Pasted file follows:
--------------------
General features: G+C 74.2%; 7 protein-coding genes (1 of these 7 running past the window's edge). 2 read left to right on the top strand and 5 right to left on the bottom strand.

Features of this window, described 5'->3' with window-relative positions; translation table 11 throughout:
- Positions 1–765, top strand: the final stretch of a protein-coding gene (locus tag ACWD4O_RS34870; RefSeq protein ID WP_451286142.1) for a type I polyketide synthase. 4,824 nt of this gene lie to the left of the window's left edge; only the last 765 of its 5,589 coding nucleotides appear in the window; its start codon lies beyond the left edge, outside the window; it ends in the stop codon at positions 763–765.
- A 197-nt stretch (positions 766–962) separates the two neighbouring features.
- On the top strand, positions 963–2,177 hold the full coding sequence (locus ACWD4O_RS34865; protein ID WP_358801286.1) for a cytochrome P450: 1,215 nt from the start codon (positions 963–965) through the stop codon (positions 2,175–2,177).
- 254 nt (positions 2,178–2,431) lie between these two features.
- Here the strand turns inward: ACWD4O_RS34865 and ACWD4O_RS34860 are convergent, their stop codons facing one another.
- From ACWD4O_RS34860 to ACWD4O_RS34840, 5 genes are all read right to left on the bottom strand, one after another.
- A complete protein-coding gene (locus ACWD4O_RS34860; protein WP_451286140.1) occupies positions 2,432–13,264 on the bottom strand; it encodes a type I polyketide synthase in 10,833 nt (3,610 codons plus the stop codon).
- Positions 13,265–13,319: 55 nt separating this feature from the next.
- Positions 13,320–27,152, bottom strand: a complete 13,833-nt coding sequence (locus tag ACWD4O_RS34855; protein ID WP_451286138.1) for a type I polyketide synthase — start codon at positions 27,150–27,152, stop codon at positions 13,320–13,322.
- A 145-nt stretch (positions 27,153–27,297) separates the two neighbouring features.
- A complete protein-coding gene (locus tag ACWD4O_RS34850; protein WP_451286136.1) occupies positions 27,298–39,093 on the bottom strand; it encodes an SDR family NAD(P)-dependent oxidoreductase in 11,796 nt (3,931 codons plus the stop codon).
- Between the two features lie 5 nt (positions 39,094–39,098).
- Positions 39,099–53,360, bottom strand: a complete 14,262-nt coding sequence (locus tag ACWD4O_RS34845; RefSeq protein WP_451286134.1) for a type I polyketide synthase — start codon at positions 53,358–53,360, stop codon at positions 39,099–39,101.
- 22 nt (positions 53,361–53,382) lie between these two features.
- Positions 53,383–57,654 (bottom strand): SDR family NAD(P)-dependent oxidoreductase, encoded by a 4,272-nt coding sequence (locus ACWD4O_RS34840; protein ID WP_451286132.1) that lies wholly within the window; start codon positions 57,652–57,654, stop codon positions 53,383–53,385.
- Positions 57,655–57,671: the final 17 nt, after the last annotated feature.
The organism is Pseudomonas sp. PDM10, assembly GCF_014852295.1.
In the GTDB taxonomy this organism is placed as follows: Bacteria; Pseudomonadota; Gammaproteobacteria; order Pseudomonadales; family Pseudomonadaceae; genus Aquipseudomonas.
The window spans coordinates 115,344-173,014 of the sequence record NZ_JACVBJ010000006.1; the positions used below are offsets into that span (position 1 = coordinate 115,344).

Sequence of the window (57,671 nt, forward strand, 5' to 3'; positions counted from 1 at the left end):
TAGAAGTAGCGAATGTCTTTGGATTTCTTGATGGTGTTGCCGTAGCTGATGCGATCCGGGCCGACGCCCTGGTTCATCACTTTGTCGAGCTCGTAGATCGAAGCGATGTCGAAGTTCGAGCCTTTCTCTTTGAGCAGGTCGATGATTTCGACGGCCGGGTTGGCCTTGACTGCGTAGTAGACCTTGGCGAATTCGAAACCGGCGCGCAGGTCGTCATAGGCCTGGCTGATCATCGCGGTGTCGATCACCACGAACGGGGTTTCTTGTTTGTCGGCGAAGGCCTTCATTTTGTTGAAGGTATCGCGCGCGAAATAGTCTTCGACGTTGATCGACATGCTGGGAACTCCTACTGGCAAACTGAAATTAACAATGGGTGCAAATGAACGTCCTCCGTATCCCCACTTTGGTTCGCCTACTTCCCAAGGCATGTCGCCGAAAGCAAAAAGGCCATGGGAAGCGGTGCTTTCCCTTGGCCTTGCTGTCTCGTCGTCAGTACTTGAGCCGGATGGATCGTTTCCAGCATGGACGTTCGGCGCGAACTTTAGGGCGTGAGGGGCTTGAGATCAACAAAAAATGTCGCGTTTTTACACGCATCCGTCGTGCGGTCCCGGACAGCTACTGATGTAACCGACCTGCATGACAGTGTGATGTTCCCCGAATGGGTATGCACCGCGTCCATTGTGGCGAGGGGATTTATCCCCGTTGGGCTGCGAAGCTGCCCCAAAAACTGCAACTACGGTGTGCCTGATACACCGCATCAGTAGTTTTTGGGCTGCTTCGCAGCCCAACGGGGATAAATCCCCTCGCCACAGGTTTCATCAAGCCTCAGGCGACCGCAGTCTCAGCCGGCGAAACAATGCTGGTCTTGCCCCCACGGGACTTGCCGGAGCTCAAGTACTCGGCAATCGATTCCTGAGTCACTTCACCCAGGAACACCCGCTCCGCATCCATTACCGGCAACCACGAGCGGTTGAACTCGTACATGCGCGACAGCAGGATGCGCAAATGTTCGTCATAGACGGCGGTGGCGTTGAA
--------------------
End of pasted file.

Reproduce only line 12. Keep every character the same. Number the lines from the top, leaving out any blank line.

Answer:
- A 145-nt stretch (positions 27,153–27,297) separates the two neighbouring features.